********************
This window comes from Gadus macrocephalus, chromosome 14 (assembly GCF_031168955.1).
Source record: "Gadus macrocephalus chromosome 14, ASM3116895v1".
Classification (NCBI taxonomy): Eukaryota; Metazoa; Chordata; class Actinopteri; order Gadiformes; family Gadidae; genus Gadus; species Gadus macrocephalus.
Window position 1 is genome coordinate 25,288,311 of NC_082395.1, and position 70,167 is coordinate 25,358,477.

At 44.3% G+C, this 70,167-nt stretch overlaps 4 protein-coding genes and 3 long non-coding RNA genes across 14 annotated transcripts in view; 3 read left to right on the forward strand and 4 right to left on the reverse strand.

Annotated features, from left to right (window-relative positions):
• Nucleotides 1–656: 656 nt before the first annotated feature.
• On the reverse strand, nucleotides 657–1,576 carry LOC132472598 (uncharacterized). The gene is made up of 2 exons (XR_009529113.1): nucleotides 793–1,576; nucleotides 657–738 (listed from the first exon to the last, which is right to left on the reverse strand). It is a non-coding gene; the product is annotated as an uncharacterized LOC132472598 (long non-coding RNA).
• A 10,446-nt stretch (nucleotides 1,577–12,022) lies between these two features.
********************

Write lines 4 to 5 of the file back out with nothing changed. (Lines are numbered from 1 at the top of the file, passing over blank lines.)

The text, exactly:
Window position 1 is genome coordinate 25,288,311 of NC_082395.1, and position 70,167 is coordinate 25,358,477.

At 44.3% G+C, this 70,167-nt stretch overlaps 4 protein-coding genes and 3 long non-coding RNA genes across 14 annotated transcripts in view; 3 read left to right on the forward strand and 4 right to left on the reverse strand.